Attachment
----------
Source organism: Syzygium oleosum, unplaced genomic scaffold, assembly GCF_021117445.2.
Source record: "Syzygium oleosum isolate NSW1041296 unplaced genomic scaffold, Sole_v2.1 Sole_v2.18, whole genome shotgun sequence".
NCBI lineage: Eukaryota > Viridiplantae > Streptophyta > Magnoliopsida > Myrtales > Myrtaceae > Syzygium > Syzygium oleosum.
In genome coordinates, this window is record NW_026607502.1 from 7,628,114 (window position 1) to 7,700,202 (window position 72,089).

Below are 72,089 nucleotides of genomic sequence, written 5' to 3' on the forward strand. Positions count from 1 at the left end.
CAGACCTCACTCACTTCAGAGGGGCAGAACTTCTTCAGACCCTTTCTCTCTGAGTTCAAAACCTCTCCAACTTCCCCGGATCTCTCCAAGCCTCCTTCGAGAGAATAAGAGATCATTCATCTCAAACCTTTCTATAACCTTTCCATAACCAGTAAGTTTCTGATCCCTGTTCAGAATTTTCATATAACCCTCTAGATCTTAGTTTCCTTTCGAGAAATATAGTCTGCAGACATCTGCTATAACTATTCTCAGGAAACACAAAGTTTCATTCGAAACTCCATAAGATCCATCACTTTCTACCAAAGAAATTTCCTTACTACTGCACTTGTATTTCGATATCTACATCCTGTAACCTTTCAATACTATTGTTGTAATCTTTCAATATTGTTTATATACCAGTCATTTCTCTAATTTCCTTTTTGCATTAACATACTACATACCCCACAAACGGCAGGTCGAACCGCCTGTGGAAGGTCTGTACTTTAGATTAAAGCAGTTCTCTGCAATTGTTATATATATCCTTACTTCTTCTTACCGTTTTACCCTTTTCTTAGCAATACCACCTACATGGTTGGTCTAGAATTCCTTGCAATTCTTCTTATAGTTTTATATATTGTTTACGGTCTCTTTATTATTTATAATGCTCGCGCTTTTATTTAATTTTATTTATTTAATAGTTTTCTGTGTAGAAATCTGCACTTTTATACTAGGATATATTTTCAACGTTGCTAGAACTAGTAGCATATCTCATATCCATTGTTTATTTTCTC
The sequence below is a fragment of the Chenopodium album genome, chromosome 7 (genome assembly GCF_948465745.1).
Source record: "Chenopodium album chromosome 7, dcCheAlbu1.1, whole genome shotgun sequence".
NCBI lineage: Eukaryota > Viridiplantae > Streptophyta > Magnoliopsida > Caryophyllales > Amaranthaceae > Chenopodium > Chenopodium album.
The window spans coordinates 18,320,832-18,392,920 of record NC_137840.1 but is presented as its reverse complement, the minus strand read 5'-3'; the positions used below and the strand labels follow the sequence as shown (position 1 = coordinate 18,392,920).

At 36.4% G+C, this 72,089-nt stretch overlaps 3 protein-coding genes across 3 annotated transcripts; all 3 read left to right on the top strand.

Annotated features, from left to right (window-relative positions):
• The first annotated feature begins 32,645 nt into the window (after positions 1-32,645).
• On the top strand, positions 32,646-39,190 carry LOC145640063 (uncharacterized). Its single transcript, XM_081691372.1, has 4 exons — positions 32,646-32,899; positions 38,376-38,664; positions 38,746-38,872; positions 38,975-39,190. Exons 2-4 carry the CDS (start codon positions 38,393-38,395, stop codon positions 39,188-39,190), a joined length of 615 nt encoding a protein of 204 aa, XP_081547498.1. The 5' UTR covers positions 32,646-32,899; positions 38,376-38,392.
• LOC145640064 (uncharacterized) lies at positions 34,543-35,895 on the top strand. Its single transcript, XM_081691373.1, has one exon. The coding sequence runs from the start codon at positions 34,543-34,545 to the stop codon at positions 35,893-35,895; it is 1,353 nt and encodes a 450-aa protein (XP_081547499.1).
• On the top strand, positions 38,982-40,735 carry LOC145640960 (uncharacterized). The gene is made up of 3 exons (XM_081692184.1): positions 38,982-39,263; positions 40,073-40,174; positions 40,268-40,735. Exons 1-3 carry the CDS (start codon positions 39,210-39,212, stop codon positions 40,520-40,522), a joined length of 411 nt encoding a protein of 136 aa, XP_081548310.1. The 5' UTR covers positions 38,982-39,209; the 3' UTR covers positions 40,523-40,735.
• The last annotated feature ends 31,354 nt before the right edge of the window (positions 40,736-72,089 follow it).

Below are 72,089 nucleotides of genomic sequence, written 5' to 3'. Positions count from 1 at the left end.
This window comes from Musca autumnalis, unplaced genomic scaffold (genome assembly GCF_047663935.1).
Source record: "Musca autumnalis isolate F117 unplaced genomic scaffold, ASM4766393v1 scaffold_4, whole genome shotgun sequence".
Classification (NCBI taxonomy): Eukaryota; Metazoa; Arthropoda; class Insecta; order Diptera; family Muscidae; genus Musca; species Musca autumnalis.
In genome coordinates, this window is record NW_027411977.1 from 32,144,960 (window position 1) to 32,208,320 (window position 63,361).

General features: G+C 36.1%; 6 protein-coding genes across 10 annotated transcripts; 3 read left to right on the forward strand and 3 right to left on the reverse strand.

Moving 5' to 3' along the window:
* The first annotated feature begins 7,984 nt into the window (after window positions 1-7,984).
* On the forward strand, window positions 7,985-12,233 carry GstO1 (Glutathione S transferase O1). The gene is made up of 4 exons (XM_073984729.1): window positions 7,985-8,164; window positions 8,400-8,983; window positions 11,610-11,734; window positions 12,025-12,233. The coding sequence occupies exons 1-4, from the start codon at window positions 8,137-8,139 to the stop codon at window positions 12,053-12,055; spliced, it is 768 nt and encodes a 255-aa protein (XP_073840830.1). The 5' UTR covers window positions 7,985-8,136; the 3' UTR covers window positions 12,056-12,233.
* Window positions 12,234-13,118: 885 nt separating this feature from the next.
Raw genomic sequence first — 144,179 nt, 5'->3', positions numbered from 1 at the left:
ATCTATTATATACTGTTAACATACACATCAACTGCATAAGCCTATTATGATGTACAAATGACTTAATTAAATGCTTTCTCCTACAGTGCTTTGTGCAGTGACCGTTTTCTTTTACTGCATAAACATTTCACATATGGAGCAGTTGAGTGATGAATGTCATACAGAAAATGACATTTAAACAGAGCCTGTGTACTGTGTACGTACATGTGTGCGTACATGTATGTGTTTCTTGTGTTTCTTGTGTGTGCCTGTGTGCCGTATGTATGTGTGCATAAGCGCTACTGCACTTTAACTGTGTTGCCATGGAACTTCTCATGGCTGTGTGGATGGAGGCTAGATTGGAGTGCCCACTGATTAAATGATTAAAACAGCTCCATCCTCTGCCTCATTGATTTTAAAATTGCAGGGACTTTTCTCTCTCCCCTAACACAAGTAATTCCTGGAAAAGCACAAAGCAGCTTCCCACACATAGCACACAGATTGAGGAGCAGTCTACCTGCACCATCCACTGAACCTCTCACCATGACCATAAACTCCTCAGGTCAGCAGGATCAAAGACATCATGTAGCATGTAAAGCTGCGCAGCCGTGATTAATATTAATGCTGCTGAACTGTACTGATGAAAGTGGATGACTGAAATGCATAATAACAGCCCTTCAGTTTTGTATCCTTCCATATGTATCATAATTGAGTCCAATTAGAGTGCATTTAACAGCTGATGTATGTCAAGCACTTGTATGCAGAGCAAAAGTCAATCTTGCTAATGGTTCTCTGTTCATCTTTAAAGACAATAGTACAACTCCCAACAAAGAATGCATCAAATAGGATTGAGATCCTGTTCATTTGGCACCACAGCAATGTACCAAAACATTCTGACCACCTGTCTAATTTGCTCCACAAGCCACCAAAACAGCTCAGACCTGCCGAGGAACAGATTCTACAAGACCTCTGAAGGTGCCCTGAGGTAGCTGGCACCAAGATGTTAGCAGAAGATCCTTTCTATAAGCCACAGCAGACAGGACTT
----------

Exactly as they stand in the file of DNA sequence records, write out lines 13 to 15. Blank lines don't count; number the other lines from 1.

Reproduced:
• The first annotated feature begins 32,645 nt into the window (after positions 1-32,645).
• On the top strand, positions 32,646-39,190 carry LOC145640063 (uncharacterized). Its single transcript, XM_081691372.1, has 4 exons — positions 32,646-32,899; positions 38,376-38,664; positions 38,746-38,872; positions 38,975-39,190. Exons 2-4 carry the CDS (start codon positions 38,393-38,395, stop codon positions 39,188-39,190), a joined length of 615 nt encoding a protein of 204 aa, XP_081547498.1. The 5' UTR covers positions 32,646-32,899; positions 38,376-38,392.
• LOC145640064 (uncharacterized) lies at positions 34,543-35,895 on the top strand. Its single transcript, XM_081691373.1, has one exon. The coding sequence runs from the start codon at positions 34,543-34,545 to the stop codon at positions 35,893-35,895; it is 1,353 nt and encodes a 450-aa protein (XP_081547499.1).